Task force to weigh zoning

Chapel Hill plans a panel to make recommendations on development in the north part of town

Staff WriterMarch 27, 2007 

— The Town Council has decided to involve some citizens in planning for northern Chapel Hill and Carrboro.

On Monday, council members created a task force to craft a vision for northern Chapel Hill. They also directed the Planning Board to appoint one of its members to serve on Carrboro's Northern Study Area Implementation Plan Review Committee.

The council will appoint members of the Northern Area Task Force next month. They will be charged with recommending zoning changes and street improvements to encourage walking, biking and bus-riding along N.C. 86/Martin Luther King Jr. Boulevard and Weaver Dairy Road.

"We desperately need pedestrian sidewalks and bike lanes and crosswalks on those two major roads," said Kristina Peterson, who petitioned the council on behalf of residents in the neighborhoods surrounding the Timberlyne Shopping Center on Weaver Dairy Road.

Among other traffic calming devices, the petition called for new crosswalks with pedestrian signals across MLK Boulevard and Weaver Dairy Road.

Khiem Bui, a father who lives in the Windsor Park subdivision east of MLK Boulevard, said children from the same classrooms at Smith Middle School have trouble seeing each other after school because there are few crosswalks.

He said children from his neighborhood have to walk north to Westminster Drive, cross the street, then walk back south to New Parkside Drive to reach the Northside subdivision. "Or, they have to have their parents drive them, which can be a drag," he said.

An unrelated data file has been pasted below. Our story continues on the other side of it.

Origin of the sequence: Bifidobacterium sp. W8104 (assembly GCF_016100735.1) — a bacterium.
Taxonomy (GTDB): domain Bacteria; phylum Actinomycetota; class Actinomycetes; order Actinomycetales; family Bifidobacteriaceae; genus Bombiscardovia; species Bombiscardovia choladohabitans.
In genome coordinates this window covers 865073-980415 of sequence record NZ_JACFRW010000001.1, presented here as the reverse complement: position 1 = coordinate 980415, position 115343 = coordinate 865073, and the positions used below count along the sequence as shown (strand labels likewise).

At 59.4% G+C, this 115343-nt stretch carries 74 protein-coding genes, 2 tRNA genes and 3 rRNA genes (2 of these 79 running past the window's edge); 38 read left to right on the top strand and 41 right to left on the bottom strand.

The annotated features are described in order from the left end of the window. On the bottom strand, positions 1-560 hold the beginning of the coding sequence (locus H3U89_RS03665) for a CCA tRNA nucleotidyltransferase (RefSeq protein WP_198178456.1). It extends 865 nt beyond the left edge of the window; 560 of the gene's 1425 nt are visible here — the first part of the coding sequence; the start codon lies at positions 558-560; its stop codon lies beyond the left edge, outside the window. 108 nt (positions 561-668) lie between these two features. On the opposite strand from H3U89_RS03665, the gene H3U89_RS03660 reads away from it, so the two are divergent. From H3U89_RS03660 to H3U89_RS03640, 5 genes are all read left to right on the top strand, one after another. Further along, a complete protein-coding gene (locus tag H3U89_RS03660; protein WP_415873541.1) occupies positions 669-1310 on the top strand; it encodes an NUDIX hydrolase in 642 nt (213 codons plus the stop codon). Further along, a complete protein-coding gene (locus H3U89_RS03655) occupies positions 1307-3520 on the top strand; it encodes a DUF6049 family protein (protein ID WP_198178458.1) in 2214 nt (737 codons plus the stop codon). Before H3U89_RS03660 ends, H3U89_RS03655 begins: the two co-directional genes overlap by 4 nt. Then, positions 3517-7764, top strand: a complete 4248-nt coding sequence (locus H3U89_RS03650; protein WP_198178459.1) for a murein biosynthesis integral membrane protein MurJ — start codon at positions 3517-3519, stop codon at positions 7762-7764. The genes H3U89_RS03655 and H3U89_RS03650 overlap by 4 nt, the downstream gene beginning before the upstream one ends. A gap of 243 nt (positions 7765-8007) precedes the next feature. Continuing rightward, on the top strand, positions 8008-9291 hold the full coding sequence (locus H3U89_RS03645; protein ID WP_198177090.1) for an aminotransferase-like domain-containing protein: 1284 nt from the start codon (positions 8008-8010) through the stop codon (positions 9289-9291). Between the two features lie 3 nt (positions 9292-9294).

The council referred the Timberlyne petition to the newly created task force.

The council also called public hearings to rezone about 43 acres hugging Interstate 40 for less dense development, and to enact a moratorium on development in northern Chapel Hill.

The town staff will report back to the council on how much time they would have to spend preparing to rezone all developable land along MLK Boulevard and Eubanks Road, or to enact a moratorium in that area until the task force completes its mission. The council may decide against a blanket rezoning or a moratorium, but they left those options open.

Town Hall staff suggested that creating the task force and rezoning the 43-acre University Station site would provide adequate time to draw up a plan for the area.

Town Attorney Ralph Karpinos has advised the council that several projects, including more than 240 dwelling units planned off Weaver Dairy and Eubanks roads, are too far along to be subject to a moratorium.

Of the other projects in the pipeline, only University Station -- 373 apartments between the Harris Teeter at Chapel Hill North and Carol Woods -- is far enough along to potentially dodge the moratorium.

But a public hearing and a quick rezoning of the 43 acres could buy the task force some time to determine what the town would like to see on that land.

Staff writer Jesse James DeConto can be reached at 932-8760 or jdeconto@newsobserver.com.

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